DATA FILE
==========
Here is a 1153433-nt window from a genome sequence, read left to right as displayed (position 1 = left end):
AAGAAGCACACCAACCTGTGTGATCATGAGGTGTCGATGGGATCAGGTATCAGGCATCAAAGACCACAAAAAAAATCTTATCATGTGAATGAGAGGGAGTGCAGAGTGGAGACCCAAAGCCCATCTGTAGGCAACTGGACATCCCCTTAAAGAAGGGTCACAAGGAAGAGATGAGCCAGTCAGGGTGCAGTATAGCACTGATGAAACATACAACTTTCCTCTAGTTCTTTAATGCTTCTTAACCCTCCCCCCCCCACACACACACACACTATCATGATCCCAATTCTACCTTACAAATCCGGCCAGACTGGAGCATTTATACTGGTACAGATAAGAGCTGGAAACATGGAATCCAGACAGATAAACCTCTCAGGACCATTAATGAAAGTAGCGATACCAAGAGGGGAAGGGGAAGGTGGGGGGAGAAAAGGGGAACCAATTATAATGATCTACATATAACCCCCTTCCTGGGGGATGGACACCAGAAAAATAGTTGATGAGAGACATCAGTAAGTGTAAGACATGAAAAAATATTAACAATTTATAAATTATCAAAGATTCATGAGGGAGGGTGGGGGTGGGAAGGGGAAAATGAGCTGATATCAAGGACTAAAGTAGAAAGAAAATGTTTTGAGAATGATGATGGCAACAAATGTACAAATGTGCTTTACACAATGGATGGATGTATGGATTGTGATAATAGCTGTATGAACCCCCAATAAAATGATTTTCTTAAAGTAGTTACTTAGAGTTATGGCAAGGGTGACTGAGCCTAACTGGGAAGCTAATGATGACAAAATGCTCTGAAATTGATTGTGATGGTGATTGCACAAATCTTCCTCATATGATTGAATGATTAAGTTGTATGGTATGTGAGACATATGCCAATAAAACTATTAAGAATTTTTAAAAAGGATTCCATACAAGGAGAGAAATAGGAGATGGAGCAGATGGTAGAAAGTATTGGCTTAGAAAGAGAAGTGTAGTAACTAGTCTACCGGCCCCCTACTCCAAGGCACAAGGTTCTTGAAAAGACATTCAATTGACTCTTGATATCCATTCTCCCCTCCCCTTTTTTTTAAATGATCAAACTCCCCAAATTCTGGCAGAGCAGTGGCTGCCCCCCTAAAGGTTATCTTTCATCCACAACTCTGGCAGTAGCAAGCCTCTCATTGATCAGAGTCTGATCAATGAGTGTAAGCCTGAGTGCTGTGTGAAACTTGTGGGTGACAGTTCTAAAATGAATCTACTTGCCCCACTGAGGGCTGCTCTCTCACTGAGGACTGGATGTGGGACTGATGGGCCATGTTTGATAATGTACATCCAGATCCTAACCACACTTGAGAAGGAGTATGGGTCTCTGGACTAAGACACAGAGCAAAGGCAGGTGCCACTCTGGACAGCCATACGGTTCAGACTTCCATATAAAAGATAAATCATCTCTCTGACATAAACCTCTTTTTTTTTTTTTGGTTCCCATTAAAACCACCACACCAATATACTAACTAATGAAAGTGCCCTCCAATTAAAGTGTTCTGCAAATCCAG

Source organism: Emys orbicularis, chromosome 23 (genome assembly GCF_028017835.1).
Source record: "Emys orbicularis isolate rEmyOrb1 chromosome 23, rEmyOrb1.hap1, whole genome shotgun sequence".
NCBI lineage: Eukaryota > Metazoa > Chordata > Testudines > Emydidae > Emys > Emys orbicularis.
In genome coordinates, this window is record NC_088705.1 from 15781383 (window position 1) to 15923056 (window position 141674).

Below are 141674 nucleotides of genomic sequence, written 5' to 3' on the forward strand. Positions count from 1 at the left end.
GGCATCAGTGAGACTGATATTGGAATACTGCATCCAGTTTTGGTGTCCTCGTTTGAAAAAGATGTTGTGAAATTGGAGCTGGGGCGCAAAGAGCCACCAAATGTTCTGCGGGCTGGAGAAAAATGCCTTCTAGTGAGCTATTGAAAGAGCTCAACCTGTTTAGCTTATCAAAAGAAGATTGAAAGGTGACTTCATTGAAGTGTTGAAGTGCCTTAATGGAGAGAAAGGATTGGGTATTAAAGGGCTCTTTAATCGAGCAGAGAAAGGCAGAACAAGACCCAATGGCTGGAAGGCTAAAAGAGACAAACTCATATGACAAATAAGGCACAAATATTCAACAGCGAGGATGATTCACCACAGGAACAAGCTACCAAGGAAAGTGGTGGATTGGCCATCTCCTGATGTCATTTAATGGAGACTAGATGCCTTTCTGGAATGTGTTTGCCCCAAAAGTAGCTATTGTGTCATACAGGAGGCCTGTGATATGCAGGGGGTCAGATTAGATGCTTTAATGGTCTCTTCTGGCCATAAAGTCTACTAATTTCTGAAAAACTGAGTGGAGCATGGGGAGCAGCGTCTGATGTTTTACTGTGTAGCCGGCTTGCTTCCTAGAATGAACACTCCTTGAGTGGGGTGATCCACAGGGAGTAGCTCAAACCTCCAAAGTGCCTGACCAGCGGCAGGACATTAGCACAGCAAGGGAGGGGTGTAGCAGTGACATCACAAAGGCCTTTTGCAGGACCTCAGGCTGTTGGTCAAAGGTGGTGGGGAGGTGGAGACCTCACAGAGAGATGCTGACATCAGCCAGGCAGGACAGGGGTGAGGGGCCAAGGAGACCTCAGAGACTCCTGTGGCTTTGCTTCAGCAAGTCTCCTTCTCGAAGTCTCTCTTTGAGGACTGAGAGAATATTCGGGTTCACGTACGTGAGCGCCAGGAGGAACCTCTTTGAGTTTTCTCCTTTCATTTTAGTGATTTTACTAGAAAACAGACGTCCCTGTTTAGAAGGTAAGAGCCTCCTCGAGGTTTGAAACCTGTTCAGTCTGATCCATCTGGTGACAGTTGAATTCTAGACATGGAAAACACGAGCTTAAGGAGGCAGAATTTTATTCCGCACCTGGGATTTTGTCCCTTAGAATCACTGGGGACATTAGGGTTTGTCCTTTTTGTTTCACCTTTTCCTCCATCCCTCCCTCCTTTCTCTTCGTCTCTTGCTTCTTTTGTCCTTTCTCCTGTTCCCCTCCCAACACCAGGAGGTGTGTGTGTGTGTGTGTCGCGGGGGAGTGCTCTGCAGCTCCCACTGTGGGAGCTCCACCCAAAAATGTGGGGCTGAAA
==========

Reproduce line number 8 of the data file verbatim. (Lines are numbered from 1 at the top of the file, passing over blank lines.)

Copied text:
GGCATCAGTGAGACTGATATTGGAATACTGCATCCAGTTTTGGTGTCCTCGTTTGAAAAAGATGTTGTGAAATTGGAGCTGGGGCGCAAAGAGCCACCAAATGTTCTGCGGGCTGGAGAAAAATGCCTTCTAGTGAGCTATTGAAAGAGCTCAACCTGTTTAGCTTATCAAAAGAAGATTGAAAGGTGACTTCATTGAAGTGTTGAAGTGCCTTAATGGAGAGAAAGGATTGGGTATTAAAGGGCTCTTTAATCGAGCAGAGAAAGGCAGAACAAGACCCAATGGCTGGAAGGCTAAAAGAGACAAACTCATATGACAAATAAGGCACAAATATTCAACAGCGAGGATGATTCACCACAGGAACAAGCTACCAAGGAAAGTGGTGGATTGGCCATCTCCTGATGTCATTTAATGGAGACTAGATGCCTTTCTGGAATGTGTTTGCCCCAAAAGTAGCTATTGTGTCATACAGGAGGCCTGTGATATGCAGGGGGTCAGATTAGATGCTTTAATGGTCTCTTCTGGCCATAAAGTCTACTAATTTCTGAAAAACTGAGTGGAGCATGGGGAGCAGCGTCTGATGTTTTACTGTGTAGCCGGCTTGCTTCCTAGAATGAACACTCCTTGAGTGGGGTGATCCACAGGGAGTAGCTCAAACCTCCAAAGTGCCTGACCAGCGGCAGGACATTAGCACAGCAAGGGAGGGGTGTAGCAGTGACATCACAAAGGCCTTTTGCAGGACCTCAGGCTGTTGGTCAAAGGTGGTGGGGAGGTGGAGACCTCACAGAGAGATGCTGACATCAGCCAGGCAGGACAGGGGTGAGGGGCCAAGGAGACCTCAGAGACTCCTGTGGCTTTGCTTCAGCAAGTCTCCTTCTCGAAGTCTCTCTTTGAGGACTGAGAGAATATTCGGGTTCACGTACGTGAGCGCCAGGAGGAACCTCTTTGAGTTTTCTCCTTTCATTTTAGTGATTTTACTAGAAAACAGACGTCCCTGTTTAGAAGGTAAGAGCCTCCTCGAGGTTTGAAACCTGTTCAGTCTGATCCATCTGGTGACAGTTGAATTCTAGACATGGAAAACACGAGCTTAAGGAGGCAGAATTTTATTCCGCACCTGGGATTTTGTCCCTTAGAATCACTGGGGACATTAGGGTTTGTCCTTTTTGTTTCACCTTTTCCTCCATCCCTCCCTCCTTTCTCTTCGTCTCTTGCTTCTTTTGTCCTTTCTCCTGTTCCCCTCCCAACACCAGGAGGTGTGTGTGTGTGTGTGTCGCGGGGGAGTGCTCTGCAGCTCCCACTGTGGGAGCTCCACCCAAAAATGTGGGGCTGAAA